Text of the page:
(Bloomberg) -- Turkey will provide a more favorable exchange rate to exporters that convert their foreign income into lira and don’t use the proceeds to buy hard currency for some time.
Most Read from Bloomberg
The central bank will offer a 2% premium on the current exchange rate for companies repatriating their earnings, according to an announcement published in the Official Gazette. The mechanism will apply to exporters who “make a commitment” not to buy foreign currency for a period that will be disclosed by the monetary authority.
The decision follows complaints from exporters that the lira is “overvalued” and worried about losing their competitive edge abroad. Some industry groups have called for a devaluation or an alternative exchange rate, putting pressure on the government ahead of elections slated for May.
Exporters Living in Erdogan’s World Find No Place Is Like Home
Exporters are already required to sell 40% of their earnings abroad to the central bank. Under the new regulation, they will also be able to benefit from a preferential exchange rate by placing the remaining 60% of their foreign proceeds in lira savings accounts or so-called FX-protected deposits.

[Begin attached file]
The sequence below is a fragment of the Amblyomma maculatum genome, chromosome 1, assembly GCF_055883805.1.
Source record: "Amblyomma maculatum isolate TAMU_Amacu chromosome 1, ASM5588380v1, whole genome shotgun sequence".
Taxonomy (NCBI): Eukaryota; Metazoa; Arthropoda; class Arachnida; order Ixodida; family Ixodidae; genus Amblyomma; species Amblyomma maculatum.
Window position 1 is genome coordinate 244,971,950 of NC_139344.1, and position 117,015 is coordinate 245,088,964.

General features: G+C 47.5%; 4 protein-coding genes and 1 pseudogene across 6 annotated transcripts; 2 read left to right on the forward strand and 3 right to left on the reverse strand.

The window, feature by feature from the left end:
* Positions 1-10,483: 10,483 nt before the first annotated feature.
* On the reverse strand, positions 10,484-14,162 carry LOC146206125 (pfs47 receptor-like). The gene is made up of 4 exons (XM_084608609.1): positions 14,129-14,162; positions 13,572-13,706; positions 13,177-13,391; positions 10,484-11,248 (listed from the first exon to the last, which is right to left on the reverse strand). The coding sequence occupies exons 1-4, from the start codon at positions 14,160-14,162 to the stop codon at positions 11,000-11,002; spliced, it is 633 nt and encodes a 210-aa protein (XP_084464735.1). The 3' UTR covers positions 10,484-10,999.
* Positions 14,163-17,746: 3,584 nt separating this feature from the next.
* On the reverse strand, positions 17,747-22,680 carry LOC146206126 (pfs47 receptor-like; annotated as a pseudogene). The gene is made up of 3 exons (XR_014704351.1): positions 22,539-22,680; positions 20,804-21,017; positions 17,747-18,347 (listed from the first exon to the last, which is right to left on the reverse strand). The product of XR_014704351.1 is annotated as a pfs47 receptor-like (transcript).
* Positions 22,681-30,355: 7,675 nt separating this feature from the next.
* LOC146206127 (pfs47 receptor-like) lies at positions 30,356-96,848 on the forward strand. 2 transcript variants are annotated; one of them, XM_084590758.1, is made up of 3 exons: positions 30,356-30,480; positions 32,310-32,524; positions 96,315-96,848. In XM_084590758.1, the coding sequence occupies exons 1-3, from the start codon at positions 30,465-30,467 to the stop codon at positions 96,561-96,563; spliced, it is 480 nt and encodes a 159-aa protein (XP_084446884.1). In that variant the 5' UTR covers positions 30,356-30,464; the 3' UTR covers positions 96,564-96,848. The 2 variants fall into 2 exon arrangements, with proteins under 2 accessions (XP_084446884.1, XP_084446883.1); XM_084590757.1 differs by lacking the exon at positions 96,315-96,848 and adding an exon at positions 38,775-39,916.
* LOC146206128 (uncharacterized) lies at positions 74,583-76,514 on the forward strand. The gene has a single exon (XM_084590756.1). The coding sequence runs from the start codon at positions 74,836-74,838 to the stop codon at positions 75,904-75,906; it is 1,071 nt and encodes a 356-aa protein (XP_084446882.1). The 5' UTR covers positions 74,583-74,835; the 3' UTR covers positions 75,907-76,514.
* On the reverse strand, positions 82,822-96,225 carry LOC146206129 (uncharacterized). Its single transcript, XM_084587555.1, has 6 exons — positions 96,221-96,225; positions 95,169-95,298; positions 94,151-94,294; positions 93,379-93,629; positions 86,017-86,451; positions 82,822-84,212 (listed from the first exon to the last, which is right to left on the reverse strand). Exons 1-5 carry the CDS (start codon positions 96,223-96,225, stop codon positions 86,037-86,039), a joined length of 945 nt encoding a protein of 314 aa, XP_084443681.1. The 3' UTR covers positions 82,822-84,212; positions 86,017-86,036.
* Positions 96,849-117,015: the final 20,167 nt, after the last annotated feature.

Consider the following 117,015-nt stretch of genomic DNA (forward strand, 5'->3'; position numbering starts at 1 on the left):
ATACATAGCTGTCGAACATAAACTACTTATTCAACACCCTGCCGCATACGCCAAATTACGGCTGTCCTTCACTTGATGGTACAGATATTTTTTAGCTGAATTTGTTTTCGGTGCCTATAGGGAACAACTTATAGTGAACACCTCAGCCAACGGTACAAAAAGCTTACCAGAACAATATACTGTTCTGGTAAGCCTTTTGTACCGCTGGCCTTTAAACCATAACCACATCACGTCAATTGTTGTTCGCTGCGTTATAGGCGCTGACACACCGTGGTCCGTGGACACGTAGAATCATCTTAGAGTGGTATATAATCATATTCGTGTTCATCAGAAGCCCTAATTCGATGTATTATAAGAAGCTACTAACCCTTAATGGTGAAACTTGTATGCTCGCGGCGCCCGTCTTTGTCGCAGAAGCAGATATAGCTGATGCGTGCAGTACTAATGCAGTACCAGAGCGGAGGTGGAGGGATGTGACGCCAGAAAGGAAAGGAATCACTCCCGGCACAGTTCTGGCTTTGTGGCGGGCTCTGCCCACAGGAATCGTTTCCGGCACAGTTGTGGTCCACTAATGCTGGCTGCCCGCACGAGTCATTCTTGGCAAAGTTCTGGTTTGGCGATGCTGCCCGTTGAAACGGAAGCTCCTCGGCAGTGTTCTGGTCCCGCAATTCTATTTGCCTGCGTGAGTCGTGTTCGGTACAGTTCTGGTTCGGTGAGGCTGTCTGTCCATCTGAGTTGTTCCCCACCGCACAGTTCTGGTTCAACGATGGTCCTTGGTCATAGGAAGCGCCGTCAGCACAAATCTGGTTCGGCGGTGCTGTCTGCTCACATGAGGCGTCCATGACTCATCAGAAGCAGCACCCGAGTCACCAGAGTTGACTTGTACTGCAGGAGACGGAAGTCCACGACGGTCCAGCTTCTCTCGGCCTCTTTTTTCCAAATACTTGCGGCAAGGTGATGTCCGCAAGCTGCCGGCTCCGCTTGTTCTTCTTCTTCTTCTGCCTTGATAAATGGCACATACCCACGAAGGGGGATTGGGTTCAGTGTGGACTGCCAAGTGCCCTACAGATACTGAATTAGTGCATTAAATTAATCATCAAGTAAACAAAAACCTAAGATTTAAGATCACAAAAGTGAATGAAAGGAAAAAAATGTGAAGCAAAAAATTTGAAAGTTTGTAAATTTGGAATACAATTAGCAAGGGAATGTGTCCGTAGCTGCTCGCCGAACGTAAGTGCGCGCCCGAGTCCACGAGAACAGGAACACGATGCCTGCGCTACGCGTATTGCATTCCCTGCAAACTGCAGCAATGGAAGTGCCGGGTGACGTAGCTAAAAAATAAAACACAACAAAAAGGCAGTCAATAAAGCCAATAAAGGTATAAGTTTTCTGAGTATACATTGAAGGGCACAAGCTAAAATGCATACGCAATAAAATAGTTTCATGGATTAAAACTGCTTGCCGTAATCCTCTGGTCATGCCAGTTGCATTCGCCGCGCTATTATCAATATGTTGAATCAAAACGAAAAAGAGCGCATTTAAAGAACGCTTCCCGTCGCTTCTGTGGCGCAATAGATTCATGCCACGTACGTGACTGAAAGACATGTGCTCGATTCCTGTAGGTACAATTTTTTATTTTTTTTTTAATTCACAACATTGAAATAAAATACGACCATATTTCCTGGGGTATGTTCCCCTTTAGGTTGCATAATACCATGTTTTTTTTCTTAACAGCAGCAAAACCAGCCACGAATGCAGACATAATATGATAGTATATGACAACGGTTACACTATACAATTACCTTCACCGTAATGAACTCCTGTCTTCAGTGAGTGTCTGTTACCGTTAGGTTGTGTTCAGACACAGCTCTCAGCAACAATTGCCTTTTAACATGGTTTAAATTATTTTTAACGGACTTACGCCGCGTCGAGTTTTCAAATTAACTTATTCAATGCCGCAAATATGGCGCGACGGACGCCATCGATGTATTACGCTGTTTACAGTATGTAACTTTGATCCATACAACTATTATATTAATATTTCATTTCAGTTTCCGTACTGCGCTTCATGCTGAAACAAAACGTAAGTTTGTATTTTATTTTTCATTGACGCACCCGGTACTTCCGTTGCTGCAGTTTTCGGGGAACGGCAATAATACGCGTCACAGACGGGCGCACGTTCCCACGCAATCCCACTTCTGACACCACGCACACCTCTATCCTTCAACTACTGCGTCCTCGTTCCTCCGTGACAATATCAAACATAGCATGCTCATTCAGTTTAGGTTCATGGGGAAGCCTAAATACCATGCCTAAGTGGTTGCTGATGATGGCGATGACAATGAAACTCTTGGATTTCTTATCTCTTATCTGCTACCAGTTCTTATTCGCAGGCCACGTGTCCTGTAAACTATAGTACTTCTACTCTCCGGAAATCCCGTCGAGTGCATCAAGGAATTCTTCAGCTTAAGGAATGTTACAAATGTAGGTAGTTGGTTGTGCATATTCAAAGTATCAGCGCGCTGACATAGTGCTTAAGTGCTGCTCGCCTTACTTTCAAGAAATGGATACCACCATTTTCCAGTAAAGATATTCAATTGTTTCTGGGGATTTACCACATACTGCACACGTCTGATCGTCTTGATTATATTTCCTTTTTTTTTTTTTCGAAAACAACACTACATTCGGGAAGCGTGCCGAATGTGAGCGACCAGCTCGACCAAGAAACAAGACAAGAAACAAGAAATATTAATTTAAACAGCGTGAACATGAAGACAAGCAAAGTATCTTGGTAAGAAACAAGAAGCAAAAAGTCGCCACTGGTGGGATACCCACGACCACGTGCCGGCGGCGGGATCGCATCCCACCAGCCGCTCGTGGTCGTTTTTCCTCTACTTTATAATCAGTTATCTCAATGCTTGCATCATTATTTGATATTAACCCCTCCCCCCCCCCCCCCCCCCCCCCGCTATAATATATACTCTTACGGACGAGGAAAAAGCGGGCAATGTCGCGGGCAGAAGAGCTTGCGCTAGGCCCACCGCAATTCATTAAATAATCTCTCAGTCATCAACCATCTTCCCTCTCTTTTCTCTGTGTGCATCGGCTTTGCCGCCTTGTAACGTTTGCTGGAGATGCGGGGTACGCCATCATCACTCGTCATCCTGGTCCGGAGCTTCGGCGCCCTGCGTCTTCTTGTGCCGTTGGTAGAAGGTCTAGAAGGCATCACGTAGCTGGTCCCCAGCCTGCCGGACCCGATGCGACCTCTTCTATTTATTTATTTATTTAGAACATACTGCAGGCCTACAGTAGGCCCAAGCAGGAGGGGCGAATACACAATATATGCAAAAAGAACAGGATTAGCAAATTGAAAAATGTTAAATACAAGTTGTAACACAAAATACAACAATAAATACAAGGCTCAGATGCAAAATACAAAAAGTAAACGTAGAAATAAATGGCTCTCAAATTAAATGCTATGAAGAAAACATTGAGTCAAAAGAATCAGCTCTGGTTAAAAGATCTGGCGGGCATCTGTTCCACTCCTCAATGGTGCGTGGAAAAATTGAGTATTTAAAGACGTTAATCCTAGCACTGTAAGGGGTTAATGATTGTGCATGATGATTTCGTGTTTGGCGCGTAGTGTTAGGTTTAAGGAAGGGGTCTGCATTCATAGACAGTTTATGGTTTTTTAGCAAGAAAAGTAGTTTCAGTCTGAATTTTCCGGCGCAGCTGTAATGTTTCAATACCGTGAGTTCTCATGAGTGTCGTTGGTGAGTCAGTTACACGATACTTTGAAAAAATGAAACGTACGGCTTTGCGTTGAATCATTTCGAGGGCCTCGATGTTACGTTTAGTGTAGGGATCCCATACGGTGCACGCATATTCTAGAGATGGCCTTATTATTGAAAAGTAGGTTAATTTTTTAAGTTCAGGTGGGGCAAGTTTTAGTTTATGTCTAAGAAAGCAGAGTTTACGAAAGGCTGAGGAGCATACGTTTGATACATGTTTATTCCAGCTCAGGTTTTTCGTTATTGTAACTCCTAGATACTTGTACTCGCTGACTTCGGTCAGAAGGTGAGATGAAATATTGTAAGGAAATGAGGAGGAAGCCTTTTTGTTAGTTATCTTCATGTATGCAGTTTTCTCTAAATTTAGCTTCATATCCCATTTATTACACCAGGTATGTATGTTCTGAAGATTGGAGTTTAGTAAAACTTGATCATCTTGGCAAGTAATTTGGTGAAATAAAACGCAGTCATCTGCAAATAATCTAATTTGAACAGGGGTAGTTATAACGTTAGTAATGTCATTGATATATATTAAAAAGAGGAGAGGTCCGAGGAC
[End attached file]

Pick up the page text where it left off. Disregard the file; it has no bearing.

Exporters that fail to abide by their commitments will have to make payments to the central bank using a difference in the exchange rate during that period plus the overnight lending rate.
They will also be banned for a year from using rediscount credits, or loans provided by the central bank to exporters in liras but repaid in foreign currency.
The central bank said the decision is a part of its “liraization” strategy that encourages wider use of the local currency. It is a cornerstone of an effort to keep the lira stable and steady inflation ahead of elections.
--With assistance from Kerim Karakaya.
Most Read from Bloomberg Businessweek
©2023 Bloomberg L.P.